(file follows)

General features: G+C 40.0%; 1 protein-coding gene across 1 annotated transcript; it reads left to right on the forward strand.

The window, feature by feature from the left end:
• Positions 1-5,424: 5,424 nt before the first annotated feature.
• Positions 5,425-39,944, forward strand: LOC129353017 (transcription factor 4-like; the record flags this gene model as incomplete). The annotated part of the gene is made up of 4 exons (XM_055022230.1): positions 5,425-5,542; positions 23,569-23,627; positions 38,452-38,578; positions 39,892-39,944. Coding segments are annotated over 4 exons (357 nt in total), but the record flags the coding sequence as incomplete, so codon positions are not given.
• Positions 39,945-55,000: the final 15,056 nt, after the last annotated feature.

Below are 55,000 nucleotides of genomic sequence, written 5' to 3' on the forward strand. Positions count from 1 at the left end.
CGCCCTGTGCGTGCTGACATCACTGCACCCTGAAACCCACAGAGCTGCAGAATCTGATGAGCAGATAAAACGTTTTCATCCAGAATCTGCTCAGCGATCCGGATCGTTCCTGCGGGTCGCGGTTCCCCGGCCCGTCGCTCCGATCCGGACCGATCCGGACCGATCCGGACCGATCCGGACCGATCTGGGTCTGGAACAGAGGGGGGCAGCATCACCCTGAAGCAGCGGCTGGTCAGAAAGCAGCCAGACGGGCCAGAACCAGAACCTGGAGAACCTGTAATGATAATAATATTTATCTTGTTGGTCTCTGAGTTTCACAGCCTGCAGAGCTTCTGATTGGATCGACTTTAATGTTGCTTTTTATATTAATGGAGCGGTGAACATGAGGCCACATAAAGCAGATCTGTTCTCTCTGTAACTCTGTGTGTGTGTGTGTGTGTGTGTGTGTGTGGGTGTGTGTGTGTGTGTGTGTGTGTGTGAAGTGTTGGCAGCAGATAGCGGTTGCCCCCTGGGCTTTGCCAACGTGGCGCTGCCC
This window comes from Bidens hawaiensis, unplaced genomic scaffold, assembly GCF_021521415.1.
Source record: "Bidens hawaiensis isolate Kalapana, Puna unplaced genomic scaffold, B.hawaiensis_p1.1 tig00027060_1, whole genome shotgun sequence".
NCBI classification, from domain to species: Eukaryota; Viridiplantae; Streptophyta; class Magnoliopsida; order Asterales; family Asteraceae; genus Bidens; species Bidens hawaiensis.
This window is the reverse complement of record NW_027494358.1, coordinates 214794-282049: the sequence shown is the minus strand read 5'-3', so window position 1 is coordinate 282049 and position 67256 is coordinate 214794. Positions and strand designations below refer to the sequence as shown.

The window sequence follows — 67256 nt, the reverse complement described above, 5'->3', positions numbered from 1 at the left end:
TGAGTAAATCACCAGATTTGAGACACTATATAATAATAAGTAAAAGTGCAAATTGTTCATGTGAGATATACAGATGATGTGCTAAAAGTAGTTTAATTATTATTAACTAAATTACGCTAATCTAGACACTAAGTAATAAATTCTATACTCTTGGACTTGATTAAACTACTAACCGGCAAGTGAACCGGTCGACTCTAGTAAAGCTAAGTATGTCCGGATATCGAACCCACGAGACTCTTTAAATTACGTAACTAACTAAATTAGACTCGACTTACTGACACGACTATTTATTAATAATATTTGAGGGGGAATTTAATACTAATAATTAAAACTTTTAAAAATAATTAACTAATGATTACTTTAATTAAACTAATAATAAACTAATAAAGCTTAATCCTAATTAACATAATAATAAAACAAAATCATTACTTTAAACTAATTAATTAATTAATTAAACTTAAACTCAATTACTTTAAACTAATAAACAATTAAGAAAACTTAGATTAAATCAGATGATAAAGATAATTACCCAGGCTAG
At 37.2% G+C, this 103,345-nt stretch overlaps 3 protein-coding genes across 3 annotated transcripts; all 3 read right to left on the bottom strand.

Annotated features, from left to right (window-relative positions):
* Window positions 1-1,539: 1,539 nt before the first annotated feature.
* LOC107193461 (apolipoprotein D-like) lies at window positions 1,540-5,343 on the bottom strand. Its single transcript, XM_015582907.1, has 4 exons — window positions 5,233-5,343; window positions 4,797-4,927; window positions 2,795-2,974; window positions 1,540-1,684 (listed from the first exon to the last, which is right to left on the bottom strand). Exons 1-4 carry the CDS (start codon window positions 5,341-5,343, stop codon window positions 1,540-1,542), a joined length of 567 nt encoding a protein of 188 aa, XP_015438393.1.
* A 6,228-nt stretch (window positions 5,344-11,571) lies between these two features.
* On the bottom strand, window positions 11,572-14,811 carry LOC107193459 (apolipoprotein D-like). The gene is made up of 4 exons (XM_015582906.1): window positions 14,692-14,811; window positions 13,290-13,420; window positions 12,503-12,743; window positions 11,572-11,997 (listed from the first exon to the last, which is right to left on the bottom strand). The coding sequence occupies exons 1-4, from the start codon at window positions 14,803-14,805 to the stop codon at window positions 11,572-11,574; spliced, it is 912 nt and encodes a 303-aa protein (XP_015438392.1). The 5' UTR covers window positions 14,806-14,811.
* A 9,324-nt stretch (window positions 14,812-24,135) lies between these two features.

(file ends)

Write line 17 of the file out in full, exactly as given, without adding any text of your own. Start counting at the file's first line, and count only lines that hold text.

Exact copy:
* LOC107193461 (apolipoprotein D-like) lies at window positions 1,540-5,343 on the bottom strand. Its single transcript, XM_015582907.1, has 4 exons — window positions 5,233-5,343; window positions 4,797-4,927; window positions 2,795-2,974; window positions 1,540-1,684 (listed from the first exon to the last, which is right to left on the bottom strand). Exons 1-4 carry the CDS (start codon window positions 5,341-5,343, stop codon window positions 1,540-1,542), a joined length of 567 nt encoding a protein of 188 aa, XP_015438393.1.